And, yes, Tokyo’s thousand-odd cafes seem to defy all logic (we don't understand how they stay in business either).

Hands preparing steaming ramen (soba) while holding long chopsticks and metal strainer. Several bowls of broth, and a metal tray of sliced pork, are in the foreground.
Slurping on noodles is one of Tokyo's most memorable dining experiences © Angelo DeSantis / Getty Images

8. Read the room

The truth is, restaurants aren’t as fussed by the normal tourist gaffes as you might think. Sure, the chef might secretly die a little inside if you pour soy sauce over an already-seasoned dish – the same way chefs in other parts of the world might do if you salt your food before you taste it.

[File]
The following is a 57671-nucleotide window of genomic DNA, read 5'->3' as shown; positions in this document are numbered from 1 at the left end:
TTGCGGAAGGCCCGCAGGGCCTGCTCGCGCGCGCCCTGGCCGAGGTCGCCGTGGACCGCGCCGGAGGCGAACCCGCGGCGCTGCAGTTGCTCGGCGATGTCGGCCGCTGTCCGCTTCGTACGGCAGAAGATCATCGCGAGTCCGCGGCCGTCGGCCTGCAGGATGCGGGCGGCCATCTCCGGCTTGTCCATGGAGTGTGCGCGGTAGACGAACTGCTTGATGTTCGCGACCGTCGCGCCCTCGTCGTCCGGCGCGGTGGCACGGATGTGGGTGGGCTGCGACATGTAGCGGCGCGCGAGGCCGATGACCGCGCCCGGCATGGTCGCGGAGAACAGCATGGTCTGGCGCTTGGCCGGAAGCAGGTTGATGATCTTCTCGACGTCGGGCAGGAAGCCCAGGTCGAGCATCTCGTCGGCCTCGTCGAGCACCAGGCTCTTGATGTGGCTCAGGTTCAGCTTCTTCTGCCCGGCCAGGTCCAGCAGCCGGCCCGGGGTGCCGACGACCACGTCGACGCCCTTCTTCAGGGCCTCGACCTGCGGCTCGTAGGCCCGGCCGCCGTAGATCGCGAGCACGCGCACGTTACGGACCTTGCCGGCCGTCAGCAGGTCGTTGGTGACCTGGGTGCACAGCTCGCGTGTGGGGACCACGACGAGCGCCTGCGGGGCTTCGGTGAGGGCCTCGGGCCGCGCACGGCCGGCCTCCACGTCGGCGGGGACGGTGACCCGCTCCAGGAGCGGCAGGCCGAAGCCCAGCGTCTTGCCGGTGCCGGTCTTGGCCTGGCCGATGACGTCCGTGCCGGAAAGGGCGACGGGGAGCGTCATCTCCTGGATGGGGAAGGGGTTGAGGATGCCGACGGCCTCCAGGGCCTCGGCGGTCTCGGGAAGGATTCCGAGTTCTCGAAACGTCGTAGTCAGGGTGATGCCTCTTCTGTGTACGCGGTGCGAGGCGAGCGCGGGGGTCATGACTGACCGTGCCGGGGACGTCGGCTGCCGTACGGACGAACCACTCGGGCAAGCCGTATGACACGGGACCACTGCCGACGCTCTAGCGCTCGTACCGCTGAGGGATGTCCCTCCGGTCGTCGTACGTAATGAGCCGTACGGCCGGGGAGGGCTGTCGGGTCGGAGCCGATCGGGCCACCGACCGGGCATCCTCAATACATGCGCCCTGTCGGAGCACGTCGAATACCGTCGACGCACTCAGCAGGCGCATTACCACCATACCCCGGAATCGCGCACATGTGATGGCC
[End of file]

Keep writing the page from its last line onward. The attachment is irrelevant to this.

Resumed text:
There are only two things you can do that are likely to freak people out, and that is to stick your chopsticks upright in a bowl of rice or to pass food from one pair of chopsticks to another. Both are similar to Buddhist funeral rites.

Tokyo does have a handful of famously fastidious chefs but they are most definitely a minority. Far more would rather you enjoyed the food than worry about the proper order in which to eat it.

Pro tip: a compliment, like 'oishii desu!' ('this is delicious!') can make up for pretty much anything.

A Tokyo restaurant interior with a conveyor belt, upon which are platefuls of sushi and assorted Japanese fare. Behind the belt in the kitchen, chefs clad in white, smiling, prepare and hold aloft dishes.
Sushi train: there’s no reason to fear making an etiquette faux-pas at Tokyo’s casual, conveyor-belt restaurants © bluehand / Shutterstock